The change that has truly come is that in the past 8 years there are significantly more $1-2 pitchers than there were in earlier years.  The working class has taken a huge pay cut.  Also, the closer world has shifted from $17-30 (originally closers were $25-39) to $10-25.  With money moving out of closers and $4-7 pitchers, it hasn't gone to starters - we still have approximately the same number of starters in the $28-40 range each year (about half a dozen).  That $5 and once $10 or even $15 per team has moved into hitting.

Eugene Freedman EugeneFreed
Dec 3 '17


I especially miss the "won-loss" records: how teams that owned various players did in hundreds of leagues.

But I am surprised at what you are showing. Leagues in general, I thought, were inching in the other direction: spending more on pitching. Pitching as a whole may be the same crapshoot that it's always been, but it seems to me the best pitchers are more predictable than they used to me and hence their prices have been creeping up.

Something to explore.

Alex Patton Alex
Dec 3 '17

Our league is definitely spending less and less on pitching over the years, getting closer to that 69/31 split.  We've never dropped below 30%, but we've gotten very close.  Here are the percentages each year along with weighted 3 and 5 year averages.

1994 35.3

1995 37.5

1996 36.8/36.8

1997 36.3/36.7

1998 34.6/34.9/35.4

1999 34.5/34.9/35.4

2000 33.9/34.2/34.7

2001 33.3/33.7/34.1

2002 34.5/34.0/34.1

2003 34.7/34.4/34.2

2004 34.2/34.4/34.3

2005 32.6/33.5/33.8

2006 32.4/32.8/33.3

2007 33.2/32.8/33.1

2008 32.8/32.9/32.9

2009 34.4/33.7/33.4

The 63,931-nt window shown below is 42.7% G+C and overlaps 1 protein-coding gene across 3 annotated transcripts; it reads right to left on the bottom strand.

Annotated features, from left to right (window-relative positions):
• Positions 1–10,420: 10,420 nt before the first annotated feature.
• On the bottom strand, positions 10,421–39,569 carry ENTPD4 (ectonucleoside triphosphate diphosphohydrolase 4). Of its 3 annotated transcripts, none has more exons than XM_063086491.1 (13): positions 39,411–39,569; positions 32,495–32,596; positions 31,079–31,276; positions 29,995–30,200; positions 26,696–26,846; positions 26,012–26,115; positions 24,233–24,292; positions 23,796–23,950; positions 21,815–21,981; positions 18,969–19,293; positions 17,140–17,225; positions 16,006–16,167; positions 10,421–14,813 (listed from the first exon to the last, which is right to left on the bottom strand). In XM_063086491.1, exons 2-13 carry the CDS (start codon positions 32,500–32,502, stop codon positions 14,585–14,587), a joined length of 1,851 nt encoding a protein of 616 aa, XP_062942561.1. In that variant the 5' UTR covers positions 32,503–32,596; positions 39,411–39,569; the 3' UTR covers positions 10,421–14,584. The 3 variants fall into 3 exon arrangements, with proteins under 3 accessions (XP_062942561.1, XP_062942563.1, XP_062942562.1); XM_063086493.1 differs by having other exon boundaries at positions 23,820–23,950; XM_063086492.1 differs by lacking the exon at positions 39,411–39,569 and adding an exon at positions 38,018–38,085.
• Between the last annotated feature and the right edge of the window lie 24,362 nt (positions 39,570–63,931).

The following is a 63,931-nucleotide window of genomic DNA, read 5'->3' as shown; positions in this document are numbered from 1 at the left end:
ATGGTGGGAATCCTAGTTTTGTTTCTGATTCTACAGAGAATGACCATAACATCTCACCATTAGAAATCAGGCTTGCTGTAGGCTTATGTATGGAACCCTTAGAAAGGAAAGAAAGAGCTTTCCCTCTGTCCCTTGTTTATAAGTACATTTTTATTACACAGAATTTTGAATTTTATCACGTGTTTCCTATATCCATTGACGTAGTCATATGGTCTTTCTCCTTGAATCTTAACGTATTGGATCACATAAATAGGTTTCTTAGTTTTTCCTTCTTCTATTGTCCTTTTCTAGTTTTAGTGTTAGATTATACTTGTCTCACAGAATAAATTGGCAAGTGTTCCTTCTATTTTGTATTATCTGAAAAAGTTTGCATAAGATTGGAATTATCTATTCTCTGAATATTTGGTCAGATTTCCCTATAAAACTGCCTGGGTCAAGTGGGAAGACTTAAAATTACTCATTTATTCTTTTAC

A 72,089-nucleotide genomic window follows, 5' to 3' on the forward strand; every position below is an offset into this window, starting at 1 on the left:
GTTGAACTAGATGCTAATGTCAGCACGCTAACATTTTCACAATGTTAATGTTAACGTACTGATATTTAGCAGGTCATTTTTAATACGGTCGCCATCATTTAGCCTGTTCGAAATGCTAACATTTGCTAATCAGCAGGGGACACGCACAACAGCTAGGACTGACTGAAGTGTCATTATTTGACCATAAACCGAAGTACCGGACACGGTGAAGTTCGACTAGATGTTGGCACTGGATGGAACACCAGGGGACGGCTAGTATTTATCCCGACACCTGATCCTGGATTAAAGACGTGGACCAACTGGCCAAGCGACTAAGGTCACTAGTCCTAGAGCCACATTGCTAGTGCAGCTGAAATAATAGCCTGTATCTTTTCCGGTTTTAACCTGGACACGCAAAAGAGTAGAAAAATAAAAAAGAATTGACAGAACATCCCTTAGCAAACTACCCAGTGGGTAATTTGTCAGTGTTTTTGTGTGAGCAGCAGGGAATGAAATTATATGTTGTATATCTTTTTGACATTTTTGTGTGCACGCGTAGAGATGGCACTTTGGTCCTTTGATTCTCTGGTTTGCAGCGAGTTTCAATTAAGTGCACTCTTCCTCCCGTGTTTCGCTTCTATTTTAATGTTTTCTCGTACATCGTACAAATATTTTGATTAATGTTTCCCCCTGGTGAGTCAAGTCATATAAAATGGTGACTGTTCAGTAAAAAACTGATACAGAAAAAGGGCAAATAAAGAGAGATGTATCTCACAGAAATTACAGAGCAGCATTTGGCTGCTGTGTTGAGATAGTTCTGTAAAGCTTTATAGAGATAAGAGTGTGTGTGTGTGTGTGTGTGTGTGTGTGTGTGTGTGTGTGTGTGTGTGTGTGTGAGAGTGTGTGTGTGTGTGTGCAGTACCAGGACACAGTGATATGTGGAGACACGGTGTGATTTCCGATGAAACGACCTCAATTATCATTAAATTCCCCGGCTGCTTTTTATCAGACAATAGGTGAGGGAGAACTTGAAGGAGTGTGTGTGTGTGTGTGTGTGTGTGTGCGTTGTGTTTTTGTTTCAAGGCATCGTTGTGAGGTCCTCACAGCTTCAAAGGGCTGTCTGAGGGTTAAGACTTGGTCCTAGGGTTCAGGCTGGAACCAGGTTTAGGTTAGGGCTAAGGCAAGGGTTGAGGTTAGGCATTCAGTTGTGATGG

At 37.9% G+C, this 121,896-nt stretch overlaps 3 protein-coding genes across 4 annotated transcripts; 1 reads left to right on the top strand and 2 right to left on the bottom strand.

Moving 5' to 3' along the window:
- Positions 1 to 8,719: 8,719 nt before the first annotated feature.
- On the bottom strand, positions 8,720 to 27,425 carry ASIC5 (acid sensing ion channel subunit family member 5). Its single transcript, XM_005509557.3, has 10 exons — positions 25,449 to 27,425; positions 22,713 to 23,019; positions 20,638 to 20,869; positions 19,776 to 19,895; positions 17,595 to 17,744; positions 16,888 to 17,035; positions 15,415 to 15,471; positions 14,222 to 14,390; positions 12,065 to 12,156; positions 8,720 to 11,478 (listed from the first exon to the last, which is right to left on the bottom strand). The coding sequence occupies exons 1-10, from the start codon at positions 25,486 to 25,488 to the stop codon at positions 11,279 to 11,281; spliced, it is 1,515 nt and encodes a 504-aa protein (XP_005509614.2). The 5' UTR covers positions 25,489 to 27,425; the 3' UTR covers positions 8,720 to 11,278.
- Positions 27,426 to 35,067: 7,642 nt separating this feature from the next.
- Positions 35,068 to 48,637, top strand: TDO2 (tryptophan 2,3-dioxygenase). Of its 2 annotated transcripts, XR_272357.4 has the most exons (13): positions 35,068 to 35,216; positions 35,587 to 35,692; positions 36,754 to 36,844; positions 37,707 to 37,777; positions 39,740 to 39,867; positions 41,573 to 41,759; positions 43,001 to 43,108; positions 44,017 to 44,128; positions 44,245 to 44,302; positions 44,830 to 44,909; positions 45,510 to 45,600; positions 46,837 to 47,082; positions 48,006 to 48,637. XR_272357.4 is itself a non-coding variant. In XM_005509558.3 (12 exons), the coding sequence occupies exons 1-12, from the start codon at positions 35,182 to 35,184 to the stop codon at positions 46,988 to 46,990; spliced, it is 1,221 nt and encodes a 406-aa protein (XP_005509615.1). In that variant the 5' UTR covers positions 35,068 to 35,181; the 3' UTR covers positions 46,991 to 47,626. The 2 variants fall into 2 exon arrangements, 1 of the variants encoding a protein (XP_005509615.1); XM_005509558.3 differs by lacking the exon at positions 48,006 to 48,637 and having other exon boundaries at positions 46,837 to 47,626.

2010 34.8/34.3/33.9

2011 30.1/32.4/32.7

2012 31.2/31.4/32.3

2013 30.2/30.5/31.3

2014 30.7/30.7/30.9

2015 30.5/30.5/30.6

2016 32.5/31.5/31.2

2017 30.7/31.3/31.1

Who needs Heath data?

Eugene Freedman EugeneFreed
Dec 2 '17

As we play we're continually grinding these numbers in our heads, and continually end up with a leaguewide 69-31 split in budget.

The thing I see happening is that winning teams are figuring out ways to spend even less on pitching, and pouring that money into hitting. This year's crop of Strategies of Champions in the Guide all seem to follow that path. It isn't that it always works, and some years the team that spends 50 percent of its budget on pitching wins, but buying as much hitting as you can while filling out your pitching staff with shots in the proverbial dark (plus one Ace and one Closer) gives you a better chance of standing out. 

The path to winning usually means capturing some stochastic good fortune, and that is usually found on the pitching side of things. 

Peter Kreutzer Rotoman
Dec 1 '17

So, I did something blasphemous and reduced the sample size, but I believe for good reason.  I removed the two franchises that quit over the past 8 years (they had zero money finishes between them over 10 combined seasons) and I also deleted the two new franchises first two seasons each, because they could not have been expected to be competitive and didn't know the league.  Interestingly, it did not affect spending means/medians.

It changed things to the more correlated.



Points Mean=34.3 Median=35.5 Min=9 Max=58

Pricing Mean=$179 Median=$179 Min=$123 Max=$245

Points to Pricing Correlation Pearson's r=0.320

What becomes very clear is that teams that spent below $175 were more likely to perform worse than expected and teams that spent $185-200 generally performed better than the regression line.


Points Mean=33.8 Median=36 Min=14.5 Max=57

Pricing Mean=$80.8 Median=$82 Min=$15 Max=$137

Points to Pricing Correlation Pearson's r=0.211

Points to Starter spending r=0.151

Points to Reliever spending r=0.121

There's no sweet spot that is more likely than any other to exceed or underperform the regression.

Eugene Freedman EugeneFreed
Nov 30 '17